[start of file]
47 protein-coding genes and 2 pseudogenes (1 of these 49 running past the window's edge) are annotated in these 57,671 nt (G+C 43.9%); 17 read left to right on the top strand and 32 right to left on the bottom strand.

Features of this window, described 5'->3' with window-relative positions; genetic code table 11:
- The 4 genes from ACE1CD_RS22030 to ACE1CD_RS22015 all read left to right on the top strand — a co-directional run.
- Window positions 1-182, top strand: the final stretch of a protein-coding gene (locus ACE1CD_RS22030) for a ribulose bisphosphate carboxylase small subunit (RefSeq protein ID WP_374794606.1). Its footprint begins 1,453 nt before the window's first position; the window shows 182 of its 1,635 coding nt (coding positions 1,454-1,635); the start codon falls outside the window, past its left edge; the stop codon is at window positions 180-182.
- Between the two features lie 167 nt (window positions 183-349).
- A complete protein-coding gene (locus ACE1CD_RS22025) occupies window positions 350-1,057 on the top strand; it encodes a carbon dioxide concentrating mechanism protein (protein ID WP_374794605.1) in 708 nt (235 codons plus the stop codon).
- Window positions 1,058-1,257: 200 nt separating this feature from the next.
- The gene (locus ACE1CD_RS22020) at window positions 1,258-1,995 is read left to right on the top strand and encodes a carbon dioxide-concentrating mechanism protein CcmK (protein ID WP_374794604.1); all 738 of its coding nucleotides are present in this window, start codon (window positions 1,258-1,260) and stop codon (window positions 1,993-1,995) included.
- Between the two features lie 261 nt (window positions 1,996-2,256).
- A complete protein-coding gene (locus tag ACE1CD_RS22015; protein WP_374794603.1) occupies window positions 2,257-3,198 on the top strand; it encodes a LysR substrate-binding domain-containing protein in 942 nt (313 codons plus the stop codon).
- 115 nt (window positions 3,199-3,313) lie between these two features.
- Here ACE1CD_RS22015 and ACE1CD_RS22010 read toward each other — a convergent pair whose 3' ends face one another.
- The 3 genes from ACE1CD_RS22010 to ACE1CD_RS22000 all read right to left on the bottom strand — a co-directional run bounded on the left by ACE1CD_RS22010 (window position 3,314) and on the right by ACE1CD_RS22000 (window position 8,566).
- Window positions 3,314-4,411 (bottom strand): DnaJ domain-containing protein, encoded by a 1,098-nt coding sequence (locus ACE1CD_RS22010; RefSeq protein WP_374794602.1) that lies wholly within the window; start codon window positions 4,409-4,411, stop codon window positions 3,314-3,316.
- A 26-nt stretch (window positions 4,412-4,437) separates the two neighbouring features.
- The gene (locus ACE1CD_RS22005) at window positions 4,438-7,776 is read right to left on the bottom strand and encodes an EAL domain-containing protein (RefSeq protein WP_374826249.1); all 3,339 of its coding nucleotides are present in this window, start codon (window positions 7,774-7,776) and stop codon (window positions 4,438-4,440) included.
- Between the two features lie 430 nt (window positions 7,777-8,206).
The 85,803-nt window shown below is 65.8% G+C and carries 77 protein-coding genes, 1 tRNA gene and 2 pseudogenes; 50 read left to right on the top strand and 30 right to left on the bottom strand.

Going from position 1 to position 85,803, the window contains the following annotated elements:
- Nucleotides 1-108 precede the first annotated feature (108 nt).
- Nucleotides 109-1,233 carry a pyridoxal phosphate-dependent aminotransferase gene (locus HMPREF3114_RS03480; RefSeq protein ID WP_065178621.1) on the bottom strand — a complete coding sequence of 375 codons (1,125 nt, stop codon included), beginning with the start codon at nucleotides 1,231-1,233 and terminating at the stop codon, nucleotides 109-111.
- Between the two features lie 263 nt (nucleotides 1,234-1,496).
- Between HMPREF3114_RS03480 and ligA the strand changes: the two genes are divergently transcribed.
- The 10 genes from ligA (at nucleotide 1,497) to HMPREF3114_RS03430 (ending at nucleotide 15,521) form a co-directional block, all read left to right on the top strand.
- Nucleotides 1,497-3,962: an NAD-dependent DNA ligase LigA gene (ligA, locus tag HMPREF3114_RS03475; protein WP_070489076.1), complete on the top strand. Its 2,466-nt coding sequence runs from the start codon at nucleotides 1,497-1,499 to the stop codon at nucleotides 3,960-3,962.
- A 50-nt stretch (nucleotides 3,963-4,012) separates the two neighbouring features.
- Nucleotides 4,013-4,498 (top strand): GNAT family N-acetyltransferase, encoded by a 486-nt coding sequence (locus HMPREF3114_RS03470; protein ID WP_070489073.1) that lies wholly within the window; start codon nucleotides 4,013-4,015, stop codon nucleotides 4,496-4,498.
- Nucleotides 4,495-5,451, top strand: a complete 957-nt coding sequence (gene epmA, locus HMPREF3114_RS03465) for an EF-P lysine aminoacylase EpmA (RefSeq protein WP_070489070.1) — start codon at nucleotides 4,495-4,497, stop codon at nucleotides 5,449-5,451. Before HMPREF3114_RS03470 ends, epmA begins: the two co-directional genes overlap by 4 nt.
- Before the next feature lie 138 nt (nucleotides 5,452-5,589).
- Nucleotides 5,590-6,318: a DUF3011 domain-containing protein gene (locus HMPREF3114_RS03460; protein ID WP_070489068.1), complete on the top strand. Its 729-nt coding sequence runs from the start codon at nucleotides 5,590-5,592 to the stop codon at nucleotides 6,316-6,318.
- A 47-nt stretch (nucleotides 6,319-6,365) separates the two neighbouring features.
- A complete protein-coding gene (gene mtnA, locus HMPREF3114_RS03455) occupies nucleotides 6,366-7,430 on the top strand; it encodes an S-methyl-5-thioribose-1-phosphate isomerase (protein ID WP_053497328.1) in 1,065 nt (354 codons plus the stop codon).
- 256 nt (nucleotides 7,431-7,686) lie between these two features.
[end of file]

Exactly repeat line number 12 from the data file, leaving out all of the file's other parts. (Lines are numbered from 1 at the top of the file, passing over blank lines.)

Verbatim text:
- Here ACE1CD_RS22015 and ACE1CD_RS22010 read toward each other — a convergent pair whose 3' ends face one another.